Dismissed Flybmi staff win over £ 135,000 in legal battle after company ‘failed in their jobs’
Flybmi staff who were laid off in the collapse of the company won a legal battle after a judge ruled the company “failed in its duty.”
The airline’s headquarters were based at East Midlands Airport in Castle Donington prior to its bankruptcy in February 2019, which it said was at the time due to rising fuel and carbon costs as well. than the uncertainty caused by Brexit.
More than 400 workers lost their jobs when the company, known as British Midlands International Limited, canceled all flights and filed for administration.
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Labor law expert Gaynor Becket said: “Flybmi’s collapse has had a devastating impact on the many employees who were made redundant with very little notice.”
Today “devastated” former employees received a payment of more than £ 135,000 between 63 former workers.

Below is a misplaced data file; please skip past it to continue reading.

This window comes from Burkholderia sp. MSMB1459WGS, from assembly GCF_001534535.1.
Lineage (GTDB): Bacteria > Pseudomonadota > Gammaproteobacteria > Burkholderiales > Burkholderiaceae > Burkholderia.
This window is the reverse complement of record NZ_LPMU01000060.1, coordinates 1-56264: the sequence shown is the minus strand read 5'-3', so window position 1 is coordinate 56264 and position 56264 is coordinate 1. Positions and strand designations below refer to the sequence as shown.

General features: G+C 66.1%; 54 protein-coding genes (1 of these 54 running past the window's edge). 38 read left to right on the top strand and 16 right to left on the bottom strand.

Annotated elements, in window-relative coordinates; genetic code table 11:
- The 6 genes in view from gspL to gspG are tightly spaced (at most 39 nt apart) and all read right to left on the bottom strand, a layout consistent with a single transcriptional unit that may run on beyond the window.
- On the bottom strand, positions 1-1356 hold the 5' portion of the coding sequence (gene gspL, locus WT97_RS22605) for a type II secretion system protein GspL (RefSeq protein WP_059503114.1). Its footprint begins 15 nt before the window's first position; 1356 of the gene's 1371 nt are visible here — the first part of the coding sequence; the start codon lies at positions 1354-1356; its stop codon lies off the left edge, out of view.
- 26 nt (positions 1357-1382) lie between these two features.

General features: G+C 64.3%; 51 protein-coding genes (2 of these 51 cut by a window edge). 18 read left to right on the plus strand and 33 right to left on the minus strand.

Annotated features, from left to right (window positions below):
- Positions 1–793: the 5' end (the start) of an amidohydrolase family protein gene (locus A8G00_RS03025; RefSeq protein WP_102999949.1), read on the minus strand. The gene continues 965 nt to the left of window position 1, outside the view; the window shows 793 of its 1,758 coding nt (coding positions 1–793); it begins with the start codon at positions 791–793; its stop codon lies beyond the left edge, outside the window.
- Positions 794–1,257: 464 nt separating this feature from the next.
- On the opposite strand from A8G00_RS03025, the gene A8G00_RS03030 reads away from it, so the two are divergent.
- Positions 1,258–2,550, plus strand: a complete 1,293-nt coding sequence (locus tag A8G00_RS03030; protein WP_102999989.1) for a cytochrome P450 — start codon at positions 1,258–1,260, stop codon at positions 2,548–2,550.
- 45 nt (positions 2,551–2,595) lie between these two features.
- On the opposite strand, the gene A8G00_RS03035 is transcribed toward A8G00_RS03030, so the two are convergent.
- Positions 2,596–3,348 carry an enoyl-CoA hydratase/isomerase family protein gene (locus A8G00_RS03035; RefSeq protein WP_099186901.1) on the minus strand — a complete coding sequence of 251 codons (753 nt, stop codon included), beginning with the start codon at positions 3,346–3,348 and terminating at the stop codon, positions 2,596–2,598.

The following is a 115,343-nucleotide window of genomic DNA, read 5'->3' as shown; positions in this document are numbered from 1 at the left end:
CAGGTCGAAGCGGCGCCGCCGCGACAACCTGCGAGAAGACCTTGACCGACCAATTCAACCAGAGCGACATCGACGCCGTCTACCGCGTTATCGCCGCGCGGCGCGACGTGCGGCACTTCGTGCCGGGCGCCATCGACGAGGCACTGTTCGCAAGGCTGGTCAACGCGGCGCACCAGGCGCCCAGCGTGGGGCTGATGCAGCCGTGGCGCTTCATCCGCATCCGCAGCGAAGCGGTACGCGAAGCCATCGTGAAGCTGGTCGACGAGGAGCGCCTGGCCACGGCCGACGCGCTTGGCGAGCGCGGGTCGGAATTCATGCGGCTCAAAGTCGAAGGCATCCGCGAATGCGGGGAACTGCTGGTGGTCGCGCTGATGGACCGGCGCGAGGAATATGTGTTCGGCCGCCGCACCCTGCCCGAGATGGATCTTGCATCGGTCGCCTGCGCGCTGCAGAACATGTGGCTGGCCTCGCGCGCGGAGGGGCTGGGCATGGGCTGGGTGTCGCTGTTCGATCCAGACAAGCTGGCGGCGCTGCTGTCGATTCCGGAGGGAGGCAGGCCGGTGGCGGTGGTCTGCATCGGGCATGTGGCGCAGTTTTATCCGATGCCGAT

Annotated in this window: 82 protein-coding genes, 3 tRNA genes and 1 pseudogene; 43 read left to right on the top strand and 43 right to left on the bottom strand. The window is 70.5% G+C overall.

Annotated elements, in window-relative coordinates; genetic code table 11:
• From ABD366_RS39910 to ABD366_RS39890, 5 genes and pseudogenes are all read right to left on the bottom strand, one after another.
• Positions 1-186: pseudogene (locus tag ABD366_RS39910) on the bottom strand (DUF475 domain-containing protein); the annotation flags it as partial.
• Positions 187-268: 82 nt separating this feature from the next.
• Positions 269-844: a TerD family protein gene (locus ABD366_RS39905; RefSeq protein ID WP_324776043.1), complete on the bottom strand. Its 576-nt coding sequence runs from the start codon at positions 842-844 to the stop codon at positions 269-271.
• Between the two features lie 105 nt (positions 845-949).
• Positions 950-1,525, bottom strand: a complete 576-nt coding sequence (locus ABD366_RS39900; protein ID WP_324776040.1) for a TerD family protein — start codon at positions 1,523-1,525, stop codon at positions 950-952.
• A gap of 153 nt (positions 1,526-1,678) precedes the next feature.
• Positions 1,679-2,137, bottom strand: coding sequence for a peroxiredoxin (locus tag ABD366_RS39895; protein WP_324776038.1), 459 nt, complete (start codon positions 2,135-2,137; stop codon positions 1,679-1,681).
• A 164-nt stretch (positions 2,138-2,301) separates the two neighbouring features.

A labor judge ruled that Flybmi “did not” formally consult its staff during the “dismissal consultation period,” at a hearing in January 2020.
Judge Rachel Broughton said: “The employers’ fault was serious. There is no evidence of any attempt to conduct any form of consultation” (prior to the layoff period).
Lawyers for Simpson Millar took the legal action and expert Gaynor Becket added: working in the travel industry. “
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“While many people assume that job losses are simply inevitable if a company goes through administrative proceedings, especially in the travel industry given the current uncertainties surrounding international travel, employers still have an obligation to under current labor law to conduct a consultation staff threatened with dismissal.
“Unfortunately, we work on behalf of several thousand clients whose livelihoods have been affected by the turmoil experienced by the travel industry over the past year.”
Former employers including aircraft stock controllers, operations controllers and sales staff have received payments totaling £ 135,131 as a result of the judge’s ruling.